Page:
Digitized Collections & Sites

The Barbara Bates Center is committed to increasing access to its collections through digitization. A listing of available materials is located below on our digitized collections and sites

The Center’s growing collection of digitized material allows researchers from around the world to access the Center’s world-class archives and special collections.

For additional information concerning the collections view our finding aids. For questions regarding digitized items, high resolution images, reproductions, or our digitizing efforts, please contact the Center.


Digitized Collections

Albert Einstein Medical Center Mount Sinai Hospital annual report related to the 1918 Influenza Pandemic

The Mount Sinai Hospital School of Nursing (later merged into Albert Einstein Medical Center) provided medical care to low-income families of the Jewish faith, though not exclusively, in South Philadelphia. Digitized for the anniversary of the 1918 Influenza Pandemic, these materials are annual report sections that describe the flu and nurses’ efforts and sacrifices.

Brandywine Home Health Agency

Coatesville Visiting Nurses Association (later Brandywine Home Health Agency) provided home nursing service for the Coatesville area. The digitized items portray the actions and activities of nurses and nursing institutions during the Influenza Pandemic of 1918. These minutes report on the number of patients being seen, patient cases, and relief efforts to support families.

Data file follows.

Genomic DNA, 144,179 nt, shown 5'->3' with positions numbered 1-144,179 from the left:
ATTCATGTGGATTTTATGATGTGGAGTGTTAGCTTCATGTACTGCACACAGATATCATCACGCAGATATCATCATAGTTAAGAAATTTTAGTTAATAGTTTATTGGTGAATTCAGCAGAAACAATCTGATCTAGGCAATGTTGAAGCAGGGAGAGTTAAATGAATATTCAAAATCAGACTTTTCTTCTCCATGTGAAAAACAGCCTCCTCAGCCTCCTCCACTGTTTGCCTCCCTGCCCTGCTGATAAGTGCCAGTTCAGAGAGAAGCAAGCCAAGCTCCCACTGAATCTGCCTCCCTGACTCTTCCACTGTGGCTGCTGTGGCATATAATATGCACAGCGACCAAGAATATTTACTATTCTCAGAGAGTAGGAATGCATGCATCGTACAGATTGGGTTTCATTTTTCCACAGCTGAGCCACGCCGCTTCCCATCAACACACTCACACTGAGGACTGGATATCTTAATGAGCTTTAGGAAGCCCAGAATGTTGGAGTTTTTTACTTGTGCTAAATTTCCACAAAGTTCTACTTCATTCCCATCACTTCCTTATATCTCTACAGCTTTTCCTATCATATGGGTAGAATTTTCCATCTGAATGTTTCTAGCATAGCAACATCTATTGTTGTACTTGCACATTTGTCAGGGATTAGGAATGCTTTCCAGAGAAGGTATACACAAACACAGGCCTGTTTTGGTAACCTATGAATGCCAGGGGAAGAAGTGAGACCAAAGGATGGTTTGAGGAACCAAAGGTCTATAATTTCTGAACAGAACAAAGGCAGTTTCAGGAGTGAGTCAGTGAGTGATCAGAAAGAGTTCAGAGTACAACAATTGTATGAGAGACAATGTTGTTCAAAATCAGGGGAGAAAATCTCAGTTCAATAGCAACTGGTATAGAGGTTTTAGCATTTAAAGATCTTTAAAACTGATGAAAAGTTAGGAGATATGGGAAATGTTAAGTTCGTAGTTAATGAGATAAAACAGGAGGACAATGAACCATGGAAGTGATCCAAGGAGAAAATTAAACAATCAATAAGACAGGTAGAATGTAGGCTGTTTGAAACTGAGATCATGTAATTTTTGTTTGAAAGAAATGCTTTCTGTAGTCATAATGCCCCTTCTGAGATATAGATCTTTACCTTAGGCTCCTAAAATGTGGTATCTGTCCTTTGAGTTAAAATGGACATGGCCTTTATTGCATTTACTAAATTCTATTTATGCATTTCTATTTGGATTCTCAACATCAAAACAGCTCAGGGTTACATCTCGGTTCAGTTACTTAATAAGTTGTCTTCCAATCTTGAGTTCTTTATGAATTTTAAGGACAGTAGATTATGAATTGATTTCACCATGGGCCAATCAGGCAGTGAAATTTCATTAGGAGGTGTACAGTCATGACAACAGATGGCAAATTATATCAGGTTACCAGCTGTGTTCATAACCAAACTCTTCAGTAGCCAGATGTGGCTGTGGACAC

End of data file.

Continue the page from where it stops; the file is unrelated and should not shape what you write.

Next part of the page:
Mary V. Clymer diaries

Clymer left her notebooks at the Hospital of the University of Pennsylvania (HUP) Nurse’s residence when she graduated in 1889. The first volume contains Clymer’s lecture notes taken in class, the second contains much the same material, recopied. Comparing corresponding pages of the two volumes reveals how her course work was structured. The notes document also the variety of experiences which were part of her educational program including rotations in the hospital wards where she performed assigned duties under supervision of nursing faculty and nursing staff employed by the hospital. The diaries are featured on Who Was the Woman in White? and through Penn Libraries.

Lankenau Hospital School of Nursing

Lankenau, founded as the German Hospital, was founded to provide medical care for German immigrants in North Philadelphia. Digitized are sections of annual reports that describe the 1918 influenza pandemic and nurses’ efforts and sacrifices during the fight against the flu.

Chloe Cudsworth Littlefield diaries

The diaries and training school lecture notes of Chloe Cudsworth Littlefield, an 1883 graduate of the Woman’s Hospital of Philadelphia Nurses’ Training School, document the personality and the practice of one practitioner. Not only do the items document a life but also provide a deeply layered perspective on 19th century nursing training and private duty practice that challenges historical assumptions.

Mercy Douglass Hospital School of Nursing student records pre-1920